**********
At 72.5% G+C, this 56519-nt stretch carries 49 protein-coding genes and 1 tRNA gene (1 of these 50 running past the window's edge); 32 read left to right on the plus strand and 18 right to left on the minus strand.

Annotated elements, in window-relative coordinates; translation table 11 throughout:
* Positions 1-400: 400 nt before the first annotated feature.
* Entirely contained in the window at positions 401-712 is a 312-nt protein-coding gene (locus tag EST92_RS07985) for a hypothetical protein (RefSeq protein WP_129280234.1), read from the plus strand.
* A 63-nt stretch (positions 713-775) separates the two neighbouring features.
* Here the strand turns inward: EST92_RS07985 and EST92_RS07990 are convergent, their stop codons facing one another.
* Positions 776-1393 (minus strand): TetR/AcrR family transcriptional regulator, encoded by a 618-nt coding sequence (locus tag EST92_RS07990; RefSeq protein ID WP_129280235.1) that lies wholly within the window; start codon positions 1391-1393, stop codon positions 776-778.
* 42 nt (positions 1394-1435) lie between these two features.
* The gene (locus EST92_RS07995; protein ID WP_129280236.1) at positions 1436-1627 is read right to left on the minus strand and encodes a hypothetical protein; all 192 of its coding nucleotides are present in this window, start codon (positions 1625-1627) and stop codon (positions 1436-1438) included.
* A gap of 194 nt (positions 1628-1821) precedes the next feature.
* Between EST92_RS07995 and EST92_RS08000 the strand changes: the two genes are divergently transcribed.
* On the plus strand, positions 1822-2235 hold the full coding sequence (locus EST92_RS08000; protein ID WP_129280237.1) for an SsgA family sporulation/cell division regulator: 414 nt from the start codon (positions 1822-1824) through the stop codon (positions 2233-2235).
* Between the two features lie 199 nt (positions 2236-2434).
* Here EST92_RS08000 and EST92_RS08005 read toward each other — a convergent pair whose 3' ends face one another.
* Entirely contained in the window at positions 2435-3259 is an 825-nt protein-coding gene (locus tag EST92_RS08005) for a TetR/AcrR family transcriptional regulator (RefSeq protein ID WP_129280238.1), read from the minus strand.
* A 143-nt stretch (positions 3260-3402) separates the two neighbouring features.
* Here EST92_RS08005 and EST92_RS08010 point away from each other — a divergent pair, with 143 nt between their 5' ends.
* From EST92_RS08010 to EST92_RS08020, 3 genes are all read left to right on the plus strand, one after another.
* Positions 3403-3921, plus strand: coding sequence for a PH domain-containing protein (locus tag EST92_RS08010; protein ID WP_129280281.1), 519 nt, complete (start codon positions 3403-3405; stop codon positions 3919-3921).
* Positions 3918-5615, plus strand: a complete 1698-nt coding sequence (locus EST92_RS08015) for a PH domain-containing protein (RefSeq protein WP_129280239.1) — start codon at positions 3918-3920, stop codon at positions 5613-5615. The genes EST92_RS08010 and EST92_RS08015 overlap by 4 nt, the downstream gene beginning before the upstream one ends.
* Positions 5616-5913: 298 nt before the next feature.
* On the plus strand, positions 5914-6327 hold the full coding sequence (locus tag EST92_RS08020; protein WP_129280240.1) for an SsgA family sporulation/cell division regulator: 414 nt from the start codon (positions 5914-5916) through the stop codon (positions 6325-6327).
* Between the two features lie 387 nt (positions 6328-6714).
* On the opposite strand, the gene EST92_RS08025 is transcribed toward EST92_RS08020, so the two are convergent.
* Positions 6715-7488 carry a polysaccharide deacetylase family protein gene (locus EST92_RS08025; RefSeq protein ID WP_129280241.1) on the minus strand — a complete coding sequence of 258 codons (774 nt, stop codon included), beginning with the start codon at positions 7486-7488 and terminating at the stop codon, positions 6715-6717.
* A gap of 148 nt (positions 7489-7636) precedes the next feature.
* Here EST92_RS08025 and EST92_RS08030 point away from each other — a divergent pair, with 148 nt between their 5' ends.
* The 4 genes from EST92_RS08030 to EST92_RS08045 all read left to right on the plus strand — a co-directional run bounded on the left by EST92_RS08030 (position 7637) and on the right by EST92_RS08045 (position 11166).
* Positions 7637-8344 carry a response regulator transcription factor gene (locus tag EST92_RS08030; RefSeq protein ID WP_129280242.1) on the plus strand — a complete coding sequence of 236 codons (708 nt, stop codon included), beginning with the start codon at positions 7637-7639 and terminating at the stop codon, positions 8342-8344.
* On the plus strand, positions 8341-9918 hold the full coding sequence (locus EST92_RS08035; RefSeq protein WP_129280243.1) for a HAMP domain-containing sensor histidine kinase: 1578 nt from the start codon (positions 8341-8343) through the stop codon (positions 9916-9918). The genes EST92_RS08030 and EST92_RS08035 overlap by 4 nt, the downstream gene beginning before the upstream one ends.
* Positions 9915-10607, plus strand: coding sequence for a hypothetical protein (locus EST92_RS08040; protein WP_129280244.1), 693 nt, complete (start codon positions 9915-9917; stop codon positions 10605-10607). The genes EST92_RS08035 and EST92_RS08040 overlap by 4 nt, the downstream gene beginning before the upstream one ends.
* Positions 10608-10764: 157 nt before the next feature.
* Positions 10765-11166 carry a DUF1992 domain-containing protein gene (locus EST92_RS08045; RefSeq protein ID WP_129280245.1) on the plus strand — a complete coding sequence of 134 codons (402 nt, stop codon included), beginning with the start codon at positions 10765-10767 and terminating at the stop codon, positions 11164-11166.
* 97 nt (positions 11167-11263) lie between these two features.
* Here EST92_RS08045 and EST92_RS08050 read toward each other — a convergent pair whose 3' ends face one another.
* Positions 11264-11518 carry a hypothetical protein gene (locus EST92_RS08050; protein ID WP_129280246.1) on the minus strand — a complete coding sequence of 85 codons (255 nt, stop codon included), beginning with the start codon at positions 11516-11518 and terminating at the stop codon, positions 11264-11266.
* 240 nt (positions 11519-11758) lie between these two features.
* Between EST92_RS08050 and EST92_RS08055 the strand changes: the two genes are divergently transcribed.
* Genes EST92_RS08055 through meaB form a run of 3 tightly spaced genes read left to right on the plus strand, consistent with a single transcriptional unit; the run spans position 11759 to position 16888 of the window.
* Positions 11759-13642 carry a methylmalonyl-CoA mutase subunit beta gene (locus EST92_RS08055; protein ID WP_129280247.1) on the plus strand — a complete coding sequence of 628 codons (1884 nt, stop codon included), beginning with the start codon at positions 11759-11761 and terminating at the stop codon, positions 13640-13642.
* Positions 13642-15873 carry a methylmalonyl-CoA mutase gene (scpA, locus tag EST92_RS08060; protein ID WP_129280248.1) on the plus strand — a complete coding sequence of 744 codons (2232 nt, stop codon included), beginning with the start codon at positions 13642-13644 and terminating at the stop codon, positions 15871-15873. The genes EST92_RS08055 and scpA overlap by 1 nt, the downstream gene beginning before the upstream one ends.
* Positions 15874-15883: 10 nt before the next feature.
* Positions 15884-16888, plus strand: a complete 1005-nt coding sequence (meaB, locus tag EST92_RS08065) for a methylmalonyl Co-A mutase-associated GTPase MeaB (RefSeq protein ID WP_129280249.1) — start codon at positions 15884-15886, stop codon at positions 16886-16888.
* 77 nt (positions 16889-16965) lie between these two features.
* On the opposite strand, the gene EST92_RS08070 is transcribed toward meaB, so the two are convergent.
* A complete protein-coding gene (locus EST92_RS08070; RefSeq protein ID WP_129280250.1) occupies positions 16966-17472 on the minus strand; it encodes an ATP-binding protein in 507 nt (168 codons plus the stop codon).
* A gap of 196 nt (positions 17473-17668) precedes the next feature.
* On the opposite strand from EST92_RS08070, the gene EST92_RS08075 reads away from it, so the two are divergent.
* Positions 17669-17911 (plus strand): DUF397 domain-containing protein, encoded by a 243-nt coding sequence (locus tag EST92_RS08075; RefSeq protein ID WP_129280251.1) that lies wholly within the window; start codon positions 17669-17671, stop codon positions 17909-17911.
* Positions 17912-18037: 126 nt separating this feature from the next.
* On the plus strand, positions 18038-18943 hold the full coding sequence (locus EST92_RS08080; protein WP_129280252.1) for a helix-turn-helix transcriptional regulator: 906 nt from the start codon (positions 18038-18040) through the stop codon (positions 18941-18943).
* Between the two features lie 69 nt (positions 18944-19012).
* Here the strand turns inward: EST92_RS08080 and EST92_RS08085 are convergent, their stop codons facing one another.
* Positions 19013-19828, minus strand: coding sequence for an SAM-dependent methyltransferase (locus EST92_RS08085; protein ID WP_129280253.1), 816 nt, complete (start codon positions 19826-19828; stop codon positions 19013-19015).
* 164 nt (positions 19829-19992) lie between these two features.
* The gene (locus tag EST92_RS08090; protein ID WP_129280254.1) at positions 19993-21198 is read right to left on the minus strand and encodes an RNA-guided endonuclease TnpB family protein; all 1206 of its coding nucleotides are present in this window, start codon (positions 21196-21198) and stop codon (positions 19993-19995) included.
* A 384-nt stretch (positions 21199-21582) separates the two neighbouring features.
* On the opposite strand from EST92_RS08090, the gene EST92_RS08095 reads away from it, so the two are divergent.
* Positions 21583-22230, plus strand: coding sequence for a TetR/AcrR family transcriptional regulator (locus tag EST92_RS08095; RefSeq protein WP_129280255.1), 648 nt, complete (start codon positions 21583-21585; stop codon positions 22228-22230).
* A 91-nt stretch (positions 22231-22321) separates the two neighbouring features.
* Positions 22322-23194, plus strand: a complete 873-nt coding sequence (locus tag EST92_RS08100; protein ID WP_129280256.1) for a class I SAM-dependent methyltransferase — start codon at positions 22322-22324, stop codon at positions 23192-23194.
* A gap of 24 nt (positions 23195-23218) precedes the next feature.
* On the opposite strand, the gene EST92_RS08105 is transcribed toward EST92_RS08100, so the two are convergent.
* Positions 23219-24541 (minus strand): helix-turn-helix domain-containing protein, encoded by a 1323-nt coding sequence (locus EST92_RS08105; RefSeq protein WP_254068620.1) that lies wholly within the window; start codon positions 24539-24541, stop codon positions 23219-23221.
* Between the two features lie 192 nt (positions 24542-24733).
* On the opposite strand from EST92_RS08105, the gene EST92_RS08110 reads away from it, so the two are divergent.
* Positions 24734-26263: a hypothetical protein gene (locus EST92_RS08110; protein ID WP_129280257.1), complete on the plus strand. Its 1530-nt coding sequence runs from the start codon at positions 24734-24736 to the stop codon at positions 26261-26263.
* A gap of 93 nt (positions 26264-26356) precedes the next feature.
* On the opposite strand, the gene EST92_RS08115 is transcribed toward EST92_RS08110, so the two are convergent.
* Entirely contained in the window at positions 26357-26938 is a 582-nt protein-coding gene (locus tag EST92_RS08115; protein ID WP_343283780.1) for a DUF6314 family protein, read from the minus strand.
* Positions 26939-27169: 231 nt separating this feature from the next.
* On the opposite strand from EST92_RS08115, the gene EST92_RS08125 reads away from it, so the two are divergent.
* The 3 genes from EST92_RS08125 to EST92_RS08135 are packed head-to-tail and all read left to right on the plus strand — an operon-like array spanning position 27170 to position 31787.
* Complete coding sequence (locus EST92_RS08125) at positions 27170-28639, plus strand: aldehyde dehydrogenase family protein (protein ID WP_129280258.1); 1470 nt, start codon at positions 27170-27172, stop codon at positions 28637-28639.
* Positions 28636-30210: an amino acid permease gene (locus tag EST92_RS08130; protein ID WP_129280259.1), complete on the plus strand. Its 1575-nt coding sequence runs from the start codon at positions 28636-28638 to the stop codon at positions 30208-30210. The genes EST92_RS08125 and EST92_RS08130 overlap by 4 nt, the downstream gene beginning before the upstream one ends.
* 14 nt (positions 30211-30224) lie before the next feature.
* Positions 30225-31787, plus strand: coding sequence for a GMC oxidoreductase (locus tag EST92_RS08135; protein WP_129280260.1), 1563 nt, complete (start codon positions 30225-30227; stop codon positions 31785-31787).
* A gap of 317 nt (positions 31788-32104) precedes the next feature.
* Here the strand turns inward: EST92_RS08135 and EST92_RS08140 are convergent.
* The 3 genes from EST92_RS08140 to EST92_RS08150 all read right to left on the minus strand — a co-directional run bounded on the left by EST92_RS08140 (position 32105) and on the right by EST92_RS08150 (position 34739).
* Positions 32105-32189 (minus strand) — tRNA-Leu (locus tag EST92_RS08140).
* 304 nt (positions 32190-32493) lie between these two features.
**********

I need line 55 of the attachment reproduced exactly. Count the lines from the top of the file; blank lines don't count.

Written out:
* 164 nt (positions 19829-19992) lie between these two features.